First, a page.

Talent Connection Blog

The term “attrition” refers to the “unpredictable and uncontrollable, but normal, reduction of workforce due to resignations, retirement, sickness, or death; loss of material or resource due to obsolescence or spoilage.”

This term employee attrition is often confused with employee turnover. Although they are similar, using the terms interchangeably can skew workforce data and affect workforce planning processes.

The Houston Chronicle’s Small Business section clarifies the difference between turnover and attrition:

Both attrition and turnover occur when an employee leaves the company. The difference is turnover can be the effect of a number of employment actions, such as termination, resignation, or job abandonment. Meanwhile, attrition is the effect of an employee retiring or the company eliminating that specific job role. The difference between these two is important because when it comes to turnover, the company makes efforts to replace the lost employee; in attrition cases, the vacancy remains unfilled, or the employer completely eliminates that job role.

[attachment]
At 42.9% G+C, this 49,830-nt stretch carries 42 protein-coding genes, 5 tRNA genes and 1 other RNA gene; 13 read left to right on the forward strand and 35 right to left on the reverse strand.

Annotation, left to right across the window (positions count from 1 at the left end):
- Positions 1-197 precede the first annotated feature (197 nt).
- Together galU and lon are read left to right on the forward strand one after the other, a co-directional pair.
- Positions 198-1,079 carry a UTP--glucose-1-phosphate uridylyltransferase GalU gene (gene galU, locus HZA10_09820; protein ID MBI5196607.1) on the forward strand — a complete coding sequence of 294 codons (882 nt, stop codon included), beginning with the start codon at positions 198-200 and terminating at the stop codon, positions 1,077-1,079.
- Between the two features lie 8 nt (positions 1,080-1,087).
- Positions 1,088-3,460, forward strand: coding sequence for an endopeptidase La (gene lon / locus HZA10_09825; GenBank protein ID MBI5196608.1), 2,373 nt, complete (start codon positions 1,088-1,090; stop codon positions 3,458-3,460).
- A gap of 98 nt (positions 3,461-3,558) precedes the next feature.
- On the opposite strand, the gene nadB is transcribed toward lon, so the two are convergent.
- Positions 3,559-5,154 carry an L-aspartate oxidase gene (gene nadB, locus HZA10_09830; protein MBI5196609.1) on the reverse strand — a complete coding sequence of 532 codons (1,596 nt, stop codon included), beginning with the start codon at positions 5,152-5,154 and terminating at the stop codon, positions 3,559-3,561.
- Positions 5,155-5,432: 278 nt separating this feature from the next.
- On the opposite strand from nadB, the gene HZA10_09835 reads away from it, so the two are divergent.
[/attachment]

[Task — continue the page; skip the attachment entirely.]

Employee attrition and turnover can both take place voluntarily or involuntarily. Again, the distinction between the two is important. Involuntary turnover is an employment decision to terminate an employee, usually due to poor performance or violation of organizational policy. Involuntary attrition is caused by layoffs, reduction in job force, or job position elimination, and is considered involuntary because the employment relationship ends based on the employer’s circumstances instead of the employee’s decision to leave.

Voluntary attrition and turnover also have their differences. Voluntary termination occurs when employees leave to pursue other opportunities, spend time with family, or any other reason to willingly leave an organization. If the company begins searching for a replacement, the situation is categorized as voluntary turnover. If the employer leaves the empty position or eliminates it completely, it becomes voluntary attrition.

Losing and replacing employees is never a stress-free process, regardless of the title. But it is important to know the difference between employee attrition and employee turnover to ensure your workforce planning process is as accurate and simple as possible.

Talexes can help you retain your top talent in order to minimize attrition and turnover. Contact us today for more information!